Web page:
Jerseys were also a big hit. As in most countries of the world, soccer is immensely popular. Iraq's victory in the championship game of the Asia Cup was broadcast over the city's PA system, and the place went wild. Celebratory small arms fire (SAF) reminded Americans of the old days, when the rattle of AK-47s were daily background noise.
The Marine security element kept constant watch while other marines and the IPs moved casually through the streets. The atmosphere was so relaxed that it was easy to forget potential threats. As I cleaned my dusty camera lens, one Marine reminded me to "never stay still" in order to avoid accurate sniper fire. But the day was peaceful. The children were almost universally friendly, and the looks from adults varied from friendly to wary to projected apathy to a sort of interested surprise. Americans say that there is variation by neighborhood in such "atmospherics" (Mualimeen is not the friendliest section of the city, though not the unfriendliest), but that the overall positive change in local opinion has been significant.
"[The Marines and IP] are not kicking down doors, they knock on the door, they give them time for the women and children to go into a room, they'll talk to the man of the house, so it's a different attitude," said SSG Piedrahita. "(The civilians) know they can approach us now. Before they couldn't run towards a convoy saying 'hey there's an IED' because they knew they might get shot. Now, they see they can approach us, they can talk to us, because 85% of our operations are out on the street, we're actually walking the street, talking to the people so that they can see us. They know we're not some kind of devil."
The food distribution ended in the late morning hours and the CAG team returned to base as other marines continued a second day of recruitment for the neighborhood watch. The security impact of Alljah, among other factors, has reaped objective benefits. Attacks within the city during August numbered a little more than 70, down from a historic peak of over 750 in March of 2007.
Townsley summed up Alljah with a popular counterinsurgency saying: "Stay soft, 'till you have to go hard."
Posted by Bill at September 8, 2007 02:19 PM | TrackBack (0)
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Incredible. You go Marines. For some it may not look like much but a lot was sacrificed to get to that point, this picture journal. Brings joy to my heart. Praise the Lord.
Posted by: Patrick B at September 8, 2007 05:23 PM
In military terms, think of it as preventative preparation of the ground to block any future exploitation of the populace to provide cover for AQI or other anti-liberationists.
Posted by: Brian H at September 8, 2007 06:25 PM
Fantastic job as usual, I just hit your tip jar with a little something. Please tell your Marines how much we appreciate their hard work and sacrifice. These guys make me proud to live in America.
Posted by: dianainsa at September 8, 2007 07:25 PM
I have sat and cried just seeing the pics and reading the article. I have 2 Marines in Fallujah right now and I cannot wait to show this article to any and everyone I see. Do you think if enough of us sent the article to foxnews they would put this story up front? NOWHERE else have I seen pics like these, of the actual work that has been going on. Thank you just doesn't seem enough for the author and I know it isn't enough for these Marines. And I would venture to say neither is expecting one. But from the bottom of this Marine momma's heart, THANK YOU, THANK YOU, THANK YOU.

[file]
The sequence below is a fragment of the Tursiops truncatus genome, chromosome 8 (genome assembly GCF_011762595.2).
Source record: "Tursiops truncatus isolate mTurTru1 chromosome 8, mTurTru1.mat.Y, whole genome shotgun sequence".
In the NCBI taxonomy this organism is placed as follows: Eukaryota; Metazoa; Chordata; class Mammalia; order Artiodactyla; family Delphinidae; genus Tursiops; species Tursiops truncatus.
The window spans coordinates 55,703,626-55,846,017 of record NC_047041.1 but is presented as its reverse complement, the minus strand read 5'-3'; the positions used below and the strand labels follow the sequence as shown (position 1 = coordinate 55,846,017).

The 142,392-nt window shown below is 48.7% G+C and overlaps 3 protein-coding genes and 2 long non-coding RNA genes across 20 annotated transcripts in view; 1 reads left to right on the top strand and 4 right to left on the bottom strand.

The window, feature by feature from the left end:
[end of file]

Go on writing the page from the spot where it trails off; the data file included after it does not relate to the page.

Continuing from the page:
Posted by: momma L at September 8, 2007 08:41 PM
God bless'em all.
Oh, and I'm betting on the pretty little gal in the pink dress being the Military housing one of these days. ZOWIE she'll be gorgeous!
Posted by: Foxfier at September 9, 2007 12:10 AM
"I have sat and cried just seeing the pics and reading the article."
Indeed it must be gratifying to see something positive come out of the hard work your family has put into Iraq.
Posted by: Saskboy at September 9, 2007 02:10 PM
Wouldn't it be nice if reports like this one were broadcast just after oh I don't know certain senators poo-poo'd the notion of any security gains.
Fantastic report, especially providing examples of what some of the iraqi's themselves think which is always interesting.
Posted by: Knighthawk at September 9, 2007 04:11 PM
Thanks Bill , stay safe
Posted by: serurier at September 9, 2007 07:40 PM
The picture of the pretty little girl in the pink dress is very interesting from a public relations standpoint. Her mother is obviously watching over her from the door behind her but she's also not dragging the young lady away from the American Boogeyman soldiers she's so intently watching.
The young lady and her mother very clearly show the new Iraqi attitude toward the Americans is one of watchfulness and no longer one of fear and mistrust.
Looks like what we're doing is working.
Posted by: otpu at September 10, 2007 03:36 PM
Great stuff, thanks for sharing.
Posted by: TallDave at September 10, 2007 03:41 PM
Semper Fi Devil Dogs thanks for you service in the war zone.Your in our prayers. 3/4 Marines Viet Nam 1967.
Posted by: RR Smith at September 11, 2007 08:04 AM
que impresionante eso los felicito por todo
Posted by: laura at September 15, 2007 05:14 PM
OJALA LOS NOTICIEROS HABLARAN SOBRE TODO LO BUENO QUE ESTAN HACIENDO USTEDES ALLA, PERO LAMENTABLEMENTE SACAN LAS NOTICIAS MALAS POR QUE ESO ES LO QUE VENDEN. QUE DIOS LOS BENDIGA POR TAN BUENA LABOR.
Posted by: PAOLA ANDREA SANCLEMENTE at September 18, 2007 07:43 PM
queremos que la gente de usa, realmente pueda hacer algo bueno por esa gente y por el mundo entero, y que nuestros familiares lleguen vivos a sus hogares, que dios los bendiga.
Posted by: milena sanclemente at September 20, 2007 12:22 PM